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What door material is most energy efficient?

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If you’re a homeowner wanting to make the entrance to your home far more energy efficient than it already is, then your choice of door material is incredibly important. Over the years door technology and construction have improved to include better heat retention techniques, yes, but fundamentally different door materials are more effective than others. Wondering how? That’s what we at Turkington Windows want to illustrate in this blog.

Three popular door materials: uPVC, Composite, Aluminium

The first thing to know about what door material to select is that there are three main choices available. We at Turkington Windows are proud to install doors engineered in uPVC, Composite, and Aluminium, offering an energy efficient front entrance solution to suit every house style and budget.

uPVC doors

uPVC is by far the most classic option, being a low maintenance and cost-effective material that has left its poor reputation for energy efficiency firmly in the past. This is because our uPVC entrance doors come double glazed as standard, achieving an A rating, and all while utilising Low-E glass to better lock in heat and effectively seal your home off from the cold. Couple this with the material’s natural weather resistant qualities and you have a sure-fire way to prevent heat from escaping.

Blue Entrance Door

Composite doors

Composite is by far one of the most modern choices of door material out there. Even the name “composite” indicates that it is made up of not just one, but multiple materials. A good example is the GRP skin layered on the outward-facing panel. Short for “glass reinforced plastic”, this simple touch allows homeowners to enjoy the long-lasting style of a traditional timber door without any of the maintenance. More importantly, though, composite doors are purposely designed to be energy efficient, as evidenced by thermally advanced triple glazing, Low-E glass, and a multi-layered internal structure that gives heat a tough time escaping.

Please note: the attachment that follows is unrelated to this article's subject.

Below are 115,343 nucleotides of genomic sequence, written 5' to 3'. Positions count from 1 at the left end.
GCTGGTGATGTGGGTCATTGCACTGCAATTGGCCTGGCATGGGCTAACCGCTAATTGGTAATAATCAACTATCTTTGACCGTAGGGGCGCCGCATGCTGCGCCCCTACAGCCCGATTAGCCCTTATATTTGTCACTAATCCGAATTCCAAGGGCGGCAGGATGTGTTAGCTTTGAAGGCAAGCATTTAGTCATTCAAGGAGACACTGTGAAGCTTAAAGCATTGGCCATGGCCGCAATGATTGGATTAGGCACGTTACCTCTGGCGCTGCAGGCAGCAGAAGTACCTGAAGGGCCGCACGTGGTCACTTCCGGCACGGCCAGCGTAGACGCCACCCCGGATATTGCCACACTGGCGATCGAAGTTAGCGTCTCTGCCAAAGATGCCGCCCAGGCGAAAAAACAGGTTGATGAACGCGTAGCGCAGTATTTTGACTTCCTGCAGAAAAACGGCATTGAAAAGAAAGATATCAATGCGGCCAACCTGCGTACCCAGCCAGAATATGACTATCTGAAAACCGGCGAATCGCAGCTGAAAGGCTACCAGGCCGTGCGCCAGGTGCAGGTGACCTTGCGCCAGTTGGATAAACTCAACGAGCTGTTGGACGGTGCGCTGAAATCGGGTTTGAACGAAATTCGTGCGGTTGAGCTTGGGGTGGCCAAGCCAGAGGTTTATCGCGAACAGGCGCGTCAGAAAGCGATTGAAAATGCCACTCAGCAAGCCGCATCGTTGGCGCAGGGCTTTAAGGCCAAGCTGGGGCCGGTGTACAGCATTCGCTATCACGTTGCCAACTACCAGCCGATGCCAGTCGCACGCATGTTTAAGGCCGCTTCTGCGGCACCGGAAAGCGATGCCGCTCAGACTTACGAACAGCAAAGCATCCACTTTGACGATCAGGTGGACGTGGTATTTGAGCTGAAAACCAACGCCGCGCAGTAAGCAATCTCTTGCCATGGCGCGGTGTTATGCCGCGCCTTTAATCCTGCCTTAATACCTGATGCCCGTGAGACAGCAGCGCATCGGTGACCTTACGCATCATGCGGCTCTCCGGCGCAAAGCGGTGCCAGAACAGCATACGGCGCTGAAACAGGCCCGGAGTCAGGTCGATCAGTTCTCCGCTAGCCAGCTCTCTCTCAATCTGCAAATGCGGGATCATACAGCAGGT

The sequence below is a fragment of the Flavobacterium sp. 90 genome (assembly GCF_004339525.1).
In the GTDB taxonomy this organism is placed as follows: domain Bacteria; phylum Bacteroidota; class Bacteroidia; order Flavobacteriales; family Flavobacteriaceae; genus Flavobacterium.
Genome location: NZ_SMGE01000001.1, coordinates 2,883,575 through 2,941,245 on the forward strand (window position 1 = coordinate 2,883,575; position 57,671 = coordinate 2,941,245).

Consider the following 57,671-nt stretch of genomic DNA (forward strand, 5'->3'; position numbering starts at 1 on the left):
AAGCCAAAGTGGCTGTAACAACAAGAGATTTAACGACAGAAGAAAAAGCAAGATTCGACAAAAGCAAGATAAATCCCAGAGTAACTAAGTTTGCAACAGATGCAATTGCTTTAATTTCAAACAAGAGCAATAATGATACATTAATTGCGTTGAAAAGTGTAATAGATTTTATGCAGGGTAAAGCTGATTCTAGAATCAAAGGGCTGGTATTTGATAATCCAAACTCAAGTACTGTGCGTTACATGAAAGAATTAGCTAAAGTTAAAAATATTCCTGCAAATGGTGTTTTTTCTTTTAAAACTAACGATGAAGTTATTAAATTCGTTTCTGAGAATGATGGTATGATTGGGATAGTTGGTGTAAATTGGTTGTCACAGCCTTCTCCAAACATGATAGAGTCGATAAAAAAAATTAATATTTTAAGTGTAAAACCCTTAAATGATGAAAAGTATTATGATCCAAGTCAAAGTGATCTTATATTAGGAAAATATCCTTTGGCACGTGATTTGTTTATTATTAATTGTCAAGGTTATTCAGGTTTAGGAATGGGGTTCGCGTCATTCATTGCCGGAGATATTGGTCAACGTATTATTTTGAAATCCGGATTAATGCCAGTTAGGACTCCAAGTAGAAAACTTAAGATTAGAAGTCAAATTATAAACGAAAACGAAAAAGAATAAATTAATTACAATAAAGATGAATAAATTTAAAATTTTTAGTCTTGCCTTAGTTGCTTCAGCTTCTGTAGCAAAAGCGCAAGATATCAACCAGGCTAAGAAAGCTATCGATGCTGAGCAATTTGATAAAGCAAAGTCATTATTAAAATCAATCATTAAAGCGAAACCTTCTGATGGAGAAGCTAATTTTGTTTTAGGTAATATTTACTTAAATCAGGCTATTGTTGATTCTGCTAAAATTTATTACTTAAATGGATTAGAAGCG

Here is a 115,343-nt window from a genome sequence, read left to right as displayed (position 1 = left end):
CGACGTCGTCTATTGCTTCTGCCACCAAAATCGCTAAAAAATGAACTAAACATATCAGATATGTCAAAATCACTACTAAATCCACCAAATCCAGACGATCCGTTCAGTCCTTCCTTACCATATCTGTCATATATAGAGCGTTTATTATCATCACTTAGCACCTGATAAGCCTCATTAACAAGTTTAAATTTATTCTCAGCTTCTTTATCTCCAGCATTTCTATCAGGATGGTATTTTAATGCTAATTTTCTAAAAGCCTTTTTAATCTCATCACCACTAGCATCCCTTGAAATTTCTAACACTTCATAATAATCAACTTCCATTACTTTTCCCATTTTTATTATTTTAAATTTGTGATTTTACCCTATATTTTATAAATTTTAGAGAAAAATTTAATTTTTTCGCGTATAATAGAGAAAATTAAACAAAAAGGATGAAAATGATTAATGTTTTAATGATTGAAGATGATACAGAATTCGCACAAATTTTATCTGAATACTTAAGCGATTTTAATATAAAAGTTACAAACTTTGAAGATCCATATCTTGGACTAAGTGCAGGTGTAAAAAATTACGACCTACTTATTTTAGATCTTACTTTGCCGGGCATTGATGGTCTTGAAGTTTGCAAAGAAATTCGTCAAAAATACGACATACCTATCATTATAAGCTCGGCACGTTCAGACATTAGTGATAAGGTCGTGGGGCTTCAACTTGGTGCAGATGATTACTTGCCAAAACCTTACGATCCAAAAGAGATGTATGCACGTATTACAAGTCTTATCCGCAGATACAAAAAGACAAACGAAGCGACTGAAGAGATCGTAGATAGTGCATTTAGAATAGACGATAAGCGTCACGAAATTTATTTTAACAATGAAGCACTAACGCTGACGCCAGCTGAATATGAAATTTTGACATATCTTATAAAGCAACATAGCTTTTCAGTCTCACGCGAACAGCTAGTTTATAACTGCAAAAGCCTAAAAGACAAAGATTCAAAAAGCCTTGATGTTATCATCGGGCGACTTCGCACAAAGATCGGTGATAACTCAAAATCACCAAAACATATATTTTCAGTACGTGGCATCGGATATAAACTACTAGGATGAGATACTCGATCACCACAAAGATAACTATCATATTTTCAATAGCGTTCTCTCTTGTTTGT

Composite entrance door

Aluminium doors

More so than uPVC and composite, aluminium as a door material is most commonly used for entrances at the back of the home. Aluminium is expertly suited for use in bi-fold, sliding patio, and lift & slide designs purely due to the material’s inherent strength. Aluminium doors can withstand a large amount of glazing, which when combined with the thermal break technology found in the frame, allows modern homeowners to enjoy A-rated energy efficiency and impeccably low U-values. The back of your home can be just as energy efficient and insulating as the front.

Grey aluminium casement windows

So which door material is the most energy efficient?

Now that you know what door materials are available, here’s a handy breakdown of how each one stacks up against one another.

uPVC Composite Aluminium
Energy rating A A A
U-value 1.6 W/M2 K 0.8-1.4 W/M2 K 1.4-1.6 W/M2 K
Low-e glass? Yes Yes Yes

A cosy and comfortable home with door materials form Turkington

Knowing which door material would be the most energy efficient for your home is easy once you know how. And while composite doors are proven to achieve the lowest U-values, for example, uPVC and aluminium options can also be upgraded to offer similarly impressive levels. If you’d like to discuss how we at Turkington can improve your entrance’s heat retention abilities, contact us today for a free quote.

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With showrooms in Lisburn & Portadown we are ideally placed to supply and install windows, doors and conservatories all across Belfast and Northern Ireland, as well as the greater Dublin area and counties Monaghan, Meath and Louth.

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